Failing to achieve the Paris agreement goal of limiting global warming to 1.5C could trigger multiple dangerous "tipping points" where changes to climate systems become self-sustaining, according to a major new study published in Science.
Even current levels of warming have already put the world at risk of five major tipping points -- including the collapse of the Antarctic and Greenland ice sheets -- but it's not too late to change course, the authors stress.
"The way I think about it is it'll change the face of the world -- literally if you were looking at it from space," given long term sea-level rise, rainforest death and more, senior author Tim Lenton of the University of Exeter told AFP.
Lenton authored the first major research on tipping points in 2008.
These points are defined as a reinforcing feedback in a climate system that is so strong it becomes self-propelling at a certain threshold -- meaning even if warming stopped, an ice sheet, ocean or rainforest would keep changing to a new state.
While early assessments said these would be reached in the range of 3-5C of warming, advances in climate observations, modeling and paleoclimate reconstructions of periods of warming in the deep past have found the thresholds much lower.
The new paper is a synthesis of more than 200 studies to produce new estimates for when common tipping points might happen.
It identifies nine global "core" tipping elements contributing substantially to planetary system functioning, and seven regional tipping points, which contribute substantially to human welfare, for a total of 16.
Five of the 16 may be triggered at today's temperatures: the collapse of the Greenland and West Antarctic ice sheets; widespread abrupt permafrost thaw; collapse of convection in the Labrador Sea; and massive die-off of tropical coral reefs.
Four of these move from "possible" events to "likely" at 1.5C global warming, with five more becoming possible around this level of heating.
- 10 meters of sea rise -
Passing the tipping points for the Greenland and West Antarctic ice sheets is "making a commitment eventually to an extra 10 meters of global sea level," said Lenton, though this particular change may take hundreds of years.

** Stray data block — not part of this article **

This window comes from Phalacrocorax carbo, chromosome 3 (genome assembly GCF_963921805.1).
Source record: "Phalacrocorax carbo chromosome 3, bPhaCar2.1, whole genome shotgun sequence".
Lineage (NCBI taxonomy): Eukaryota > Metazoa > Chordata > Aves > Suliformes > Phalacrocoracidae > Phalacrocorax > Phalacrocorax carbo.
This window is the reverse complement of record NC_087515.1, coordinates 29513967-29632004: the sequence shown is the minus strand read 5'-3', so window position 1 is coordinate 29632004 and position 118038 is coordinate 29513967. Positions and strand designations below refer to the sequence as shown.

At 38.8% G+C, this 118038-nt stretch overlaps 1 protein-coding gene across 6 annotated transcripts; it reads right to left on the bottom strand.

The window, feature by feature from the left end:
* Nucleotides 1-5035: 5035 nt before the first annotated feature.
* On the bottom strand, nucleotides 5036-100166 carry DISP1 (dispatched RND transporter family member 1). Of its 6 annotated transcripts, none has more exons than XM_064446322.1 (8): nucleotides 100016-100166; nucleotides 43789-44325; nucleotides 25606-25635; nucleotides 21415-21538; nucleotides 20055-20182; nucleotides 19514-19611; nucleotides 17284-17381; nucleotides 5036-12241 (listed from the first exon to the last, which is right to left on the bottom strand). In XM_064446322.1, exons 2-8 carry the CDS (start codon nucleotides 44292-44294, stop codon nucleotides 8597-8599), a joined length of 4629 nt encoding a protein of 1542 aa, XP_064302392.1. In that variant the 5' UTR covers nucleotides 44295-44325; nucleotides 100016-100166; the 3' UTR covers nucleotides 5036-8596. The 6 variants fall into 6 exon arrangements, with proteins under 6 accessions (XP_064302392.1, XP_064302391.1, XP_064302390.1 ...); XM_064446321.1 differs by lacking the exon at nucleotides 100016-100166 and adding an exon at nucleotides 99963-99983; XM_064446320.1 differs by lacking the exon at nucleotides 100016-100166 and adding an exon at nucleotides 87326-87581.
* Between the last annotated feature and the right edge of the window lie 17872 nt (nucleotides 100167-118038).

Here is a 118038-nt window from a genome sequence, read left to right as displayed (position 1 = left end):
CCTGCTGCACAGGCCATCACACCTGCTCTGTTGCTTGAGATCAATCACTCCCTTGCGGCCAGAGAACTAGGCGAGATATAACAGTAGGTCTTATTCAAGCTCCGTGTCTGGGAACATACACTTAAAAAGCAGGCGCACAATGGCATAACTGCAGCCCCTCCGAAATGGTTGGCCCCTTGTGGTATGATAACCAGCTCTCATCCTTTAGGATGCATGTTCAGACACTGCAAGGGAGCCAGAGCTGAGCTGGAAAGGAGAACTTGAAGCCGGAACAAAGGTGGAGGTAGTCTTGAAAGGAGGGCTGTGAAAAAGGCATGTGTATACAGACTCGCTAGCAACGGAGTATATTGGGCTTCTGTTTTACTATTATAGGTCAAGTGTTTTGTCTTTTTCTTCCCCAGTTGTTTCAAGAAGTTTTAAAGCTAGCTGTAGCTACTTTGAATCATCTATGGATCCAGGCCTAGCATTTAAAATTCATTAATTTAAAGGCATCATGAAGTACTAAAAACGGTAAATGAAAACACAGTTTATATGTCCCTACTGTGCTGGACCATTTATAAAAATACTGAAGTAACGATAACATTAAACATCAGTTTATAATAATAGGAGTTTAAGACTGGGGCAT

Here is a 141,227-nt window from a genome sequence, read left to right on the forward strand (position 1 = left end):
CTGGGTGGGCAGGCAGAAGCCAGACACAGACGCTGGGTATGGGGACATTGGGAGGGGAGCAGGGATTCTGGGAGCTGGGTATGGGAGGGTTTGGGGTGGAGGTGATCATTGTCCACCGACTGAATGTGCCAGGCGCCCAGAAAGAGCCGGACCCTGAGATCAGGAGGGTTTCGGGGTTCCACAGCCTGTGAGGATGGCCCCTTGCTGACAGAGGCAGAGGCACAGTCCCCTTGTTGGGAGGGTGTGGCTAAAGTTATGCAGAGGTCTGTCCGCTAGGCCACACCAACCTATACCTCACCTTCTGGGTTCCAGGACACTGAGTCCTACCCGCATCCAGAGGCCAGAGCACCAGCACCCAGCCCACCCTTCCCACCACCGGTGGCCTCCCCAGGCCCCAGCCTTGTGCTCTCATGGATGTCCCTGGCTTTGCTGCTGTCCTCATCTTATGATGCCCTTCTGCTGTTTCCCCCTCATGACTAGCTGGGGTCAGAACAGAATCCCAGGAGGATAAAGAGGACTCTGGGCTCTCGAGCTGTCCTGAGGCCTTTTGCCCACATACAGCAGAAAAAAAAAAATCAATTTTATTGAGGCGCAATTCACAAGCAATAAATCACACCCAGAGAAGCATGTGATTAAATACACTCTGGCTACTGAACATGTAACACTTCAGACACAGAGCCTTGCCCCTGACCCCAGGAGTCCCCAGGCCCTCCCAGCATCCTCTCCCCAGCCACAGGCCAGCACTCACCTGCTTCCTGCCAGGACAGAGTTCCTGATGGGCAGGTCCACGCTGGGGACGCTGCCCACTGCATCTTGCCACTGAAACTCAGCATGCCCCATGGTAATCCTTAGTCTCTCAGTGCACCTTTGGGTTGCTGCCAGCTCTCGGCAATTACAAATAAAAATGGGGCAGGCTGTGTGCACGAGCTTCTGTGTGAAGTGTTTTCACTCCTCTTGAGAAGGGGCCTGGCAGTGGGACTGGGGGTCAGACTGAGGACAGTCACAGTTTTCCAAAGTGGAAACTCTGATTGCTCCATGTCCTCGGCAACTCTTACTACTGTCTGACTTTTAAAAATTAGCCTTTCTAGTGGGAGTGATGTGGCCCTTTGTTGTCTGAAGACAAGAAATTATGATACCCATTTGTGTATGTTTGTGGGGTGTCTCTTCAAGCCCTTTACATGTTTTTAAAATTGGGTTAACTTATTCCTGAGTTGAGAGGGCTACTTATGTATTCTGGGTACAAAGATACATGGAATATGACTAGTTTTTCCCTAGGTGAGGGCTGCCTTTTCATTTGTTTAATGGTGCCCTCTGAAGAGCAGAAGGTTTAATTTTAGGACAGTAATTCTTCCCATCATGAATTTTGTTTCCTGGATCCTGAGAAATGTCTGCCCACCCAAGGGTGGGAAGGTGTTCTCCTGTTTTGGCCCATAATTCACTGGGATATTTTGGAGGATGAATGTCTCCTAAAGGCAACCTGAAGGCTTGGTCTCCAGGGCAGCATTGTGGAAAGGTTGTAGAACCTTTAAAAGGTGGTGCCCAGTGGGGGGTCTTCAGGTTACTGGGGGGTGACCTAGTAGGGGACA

Coral reefs are already experiencing die-offs due to warming-induced bleaching, but at current temperatures they are also able to partly recover.
At a particular level of heating, recoveries would no longer be possible, devastating equatorial coral reefs and the 500 million people globally who depend on them.
The Labrador Sea convection is responsible for warming Europe and changes could result in much more severe winters, comparable to the "Little Ice Age" from the early 14th century through the mid-19th century.
Abrupt permafrost thaw -- impacting Russia, Scandinavia, and Canada -- would further amplify carbon emissions in addition to drastically altering landscapes.
Systems that may come into play around 1.5C also include the Atlantic Meridional Overturning Circulation, closely linked to sea levels on the US East Coast.
Starting from 2C, monsoon rains in West Africa and the Sahel could be severely disrupted, and the Amazon rainforest could face widespread "dieback," turning to savanna.
First author David Armstrong McKay stressed that even if the planet did hit 1.5C warming, much would depend on how long it stayed there, with the worst impacts coming if the temperature remained that hot for five or six decades.
Further, "these tipping points happening at 1.5 degrees don't add a vast amount of global warming as a feedback -- and that's quite important because it means we're not on a runaway train situation at 1.5C."
That means humanity can still control further warming, and it's "still worthwhile cutting emissions as fast as we possibly can," he added.
Lenton said what gave him hope was the idea that human society might have its own "positive" tipping points, where years of incremental change are followed by urgent, widespread action.
"That's how I can get out of bed in the morning... Can we transform ourselves and the way we live?" he said.